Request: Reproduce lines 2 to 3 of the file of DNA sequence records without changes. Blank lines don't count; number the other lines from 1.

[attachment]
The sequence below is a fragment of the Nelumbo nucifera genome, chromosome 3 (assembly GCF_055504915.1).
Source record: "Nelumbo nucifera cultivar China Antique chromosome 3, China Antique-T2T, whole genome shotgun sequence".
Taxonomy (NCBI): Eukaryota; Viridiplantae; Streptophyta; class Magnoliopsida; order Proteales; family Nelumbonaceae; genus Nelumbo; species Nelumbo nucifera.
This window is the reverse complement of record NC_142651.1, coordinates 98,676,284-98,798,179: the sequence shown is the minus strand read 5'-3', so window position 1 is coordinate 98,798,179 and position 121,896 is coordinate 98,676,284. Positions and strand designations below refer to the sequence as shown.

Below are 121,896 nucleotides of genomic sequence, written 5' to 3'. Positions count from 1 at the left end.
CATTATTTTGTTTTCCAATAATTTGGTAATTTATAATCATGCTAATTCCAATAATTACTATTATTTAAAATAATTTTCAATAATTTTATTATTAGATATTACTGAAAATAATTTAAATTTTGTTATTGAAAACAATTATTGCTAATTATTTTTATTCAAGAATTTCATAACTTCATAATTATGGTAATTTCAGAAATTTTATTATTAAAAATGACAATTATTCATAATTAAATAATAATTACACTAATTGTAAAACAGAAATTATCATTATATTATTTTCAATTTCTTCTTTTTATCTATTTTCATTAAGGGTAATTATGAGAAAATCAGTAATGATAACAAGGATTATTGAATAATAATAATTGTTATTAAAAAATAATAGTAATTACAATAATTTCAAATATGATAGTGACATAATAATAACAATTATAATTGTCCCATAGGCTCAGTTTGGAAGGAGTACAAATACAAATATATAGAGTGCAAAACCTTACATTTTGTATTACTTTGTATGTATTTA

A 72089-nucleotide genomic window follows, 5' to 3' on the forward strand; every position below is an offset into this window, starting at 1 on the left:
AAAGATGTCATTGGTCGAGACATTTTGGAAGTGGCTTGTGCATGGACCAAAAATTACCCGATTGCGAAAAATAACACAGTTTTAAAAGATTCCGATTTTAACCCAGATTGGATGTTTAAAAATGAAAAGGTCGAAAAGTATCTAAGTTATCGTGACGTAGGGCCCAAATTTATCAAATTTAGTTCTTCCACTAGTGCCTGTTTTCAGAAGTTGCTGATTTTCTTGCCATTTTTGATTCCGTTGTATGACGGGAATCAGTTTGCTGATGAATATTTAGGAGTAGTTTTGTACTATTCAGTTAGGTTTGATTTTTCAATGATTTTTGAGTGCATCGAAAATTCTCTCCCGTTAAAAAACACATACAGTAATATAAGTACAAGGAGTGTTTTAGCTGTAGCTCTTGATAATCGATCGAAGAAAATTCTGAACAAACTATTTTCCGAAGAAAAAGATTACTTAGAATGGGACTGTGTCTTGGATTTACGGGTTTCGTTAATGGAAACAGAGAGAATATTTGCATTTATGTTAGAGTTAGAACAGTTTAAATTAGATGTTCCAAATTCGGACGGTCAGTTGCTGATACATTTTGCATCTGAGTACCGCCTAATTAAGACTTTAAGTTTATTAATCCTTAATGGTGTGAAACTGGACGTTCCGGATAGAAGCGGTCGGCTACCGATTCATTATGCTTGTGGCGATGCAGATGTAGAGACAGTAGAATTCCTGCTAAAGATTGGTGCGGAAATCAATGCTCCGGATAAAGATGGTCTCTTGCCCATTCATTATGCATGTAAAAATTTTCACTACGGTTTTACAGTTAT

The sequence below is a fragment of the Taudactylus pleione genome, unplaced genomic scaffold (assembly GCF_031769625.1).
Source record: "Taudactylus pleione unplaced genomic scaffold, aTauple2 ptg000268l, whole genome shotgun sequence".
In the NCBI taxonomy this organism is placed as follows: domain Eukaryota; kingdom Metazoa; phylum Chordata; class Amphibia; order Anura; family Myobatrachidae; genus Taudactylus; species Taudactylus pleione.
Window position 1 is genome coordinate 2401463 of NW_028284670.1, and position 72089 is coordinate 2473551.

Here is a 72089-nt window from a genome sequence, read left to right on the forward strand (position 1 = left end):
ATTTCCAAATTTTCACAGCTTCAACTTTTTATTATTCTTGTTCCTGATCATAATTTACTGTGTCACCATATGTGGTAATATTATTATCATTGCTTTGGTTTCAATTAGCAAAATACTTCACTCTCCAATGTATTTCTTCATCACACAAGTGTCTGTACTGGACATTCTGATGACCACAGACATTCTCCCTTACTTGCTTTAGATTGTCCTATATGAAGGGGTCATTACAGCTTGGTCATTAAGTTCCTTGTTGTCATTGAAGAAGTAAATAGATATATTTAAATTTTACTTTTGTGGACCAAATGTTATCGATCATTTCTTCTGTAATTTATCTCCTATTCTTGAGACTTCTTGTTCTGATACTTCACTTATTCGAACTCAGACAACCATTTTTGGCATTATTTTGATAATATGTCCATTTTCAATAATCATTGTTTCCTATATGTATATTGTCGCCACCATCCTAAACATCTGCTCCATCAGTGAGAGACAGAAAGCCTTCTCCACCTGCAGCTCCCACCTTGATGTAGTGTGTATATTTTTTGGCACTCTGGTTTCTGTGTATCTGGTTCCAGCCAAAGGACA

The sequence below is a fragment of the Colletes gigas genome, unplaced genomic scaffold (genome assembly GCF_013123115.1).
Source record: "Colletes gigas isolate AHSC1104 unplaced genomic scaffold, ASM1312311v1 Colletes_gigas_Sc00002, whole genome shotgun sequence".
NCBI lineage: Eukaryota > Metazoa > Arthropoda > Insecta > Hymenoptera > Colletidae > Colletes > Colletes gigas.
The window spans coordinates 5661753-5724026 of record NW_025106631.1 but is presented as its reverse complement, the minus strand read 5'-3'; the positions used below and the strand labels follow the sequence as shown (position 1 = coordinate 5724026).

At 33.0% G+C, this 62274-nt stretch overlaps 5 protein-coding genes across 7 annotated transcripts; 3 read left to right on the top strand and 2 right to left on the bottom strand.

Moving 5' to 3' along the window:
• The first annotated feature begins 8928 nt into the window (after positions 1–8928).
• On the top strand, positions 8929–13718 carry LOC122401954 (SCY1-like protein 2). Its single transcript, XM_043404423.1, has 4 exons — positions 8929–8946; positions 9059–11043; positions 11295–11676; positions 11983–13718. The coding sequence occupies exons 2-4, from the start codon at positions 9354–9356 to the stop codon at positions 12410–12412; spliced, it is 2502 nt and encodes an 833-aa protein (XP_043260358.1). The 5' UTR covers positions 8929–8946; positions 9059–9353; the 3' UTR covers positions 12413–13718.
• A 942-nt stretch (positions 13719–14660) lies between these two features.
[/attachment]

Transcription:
Source record: "Nelumbo nucifera cultivar China Antique chromosome 3, China Antique-T2T, whole genome shotgun sequence".
Taxonomy (NCBI): Eukaryota; Viridiplantae; Streptophyta; class Magnoliopsida; order Proteales; family Nelumbonaceae; genus Nelumbo; species Nelumbo nucifera.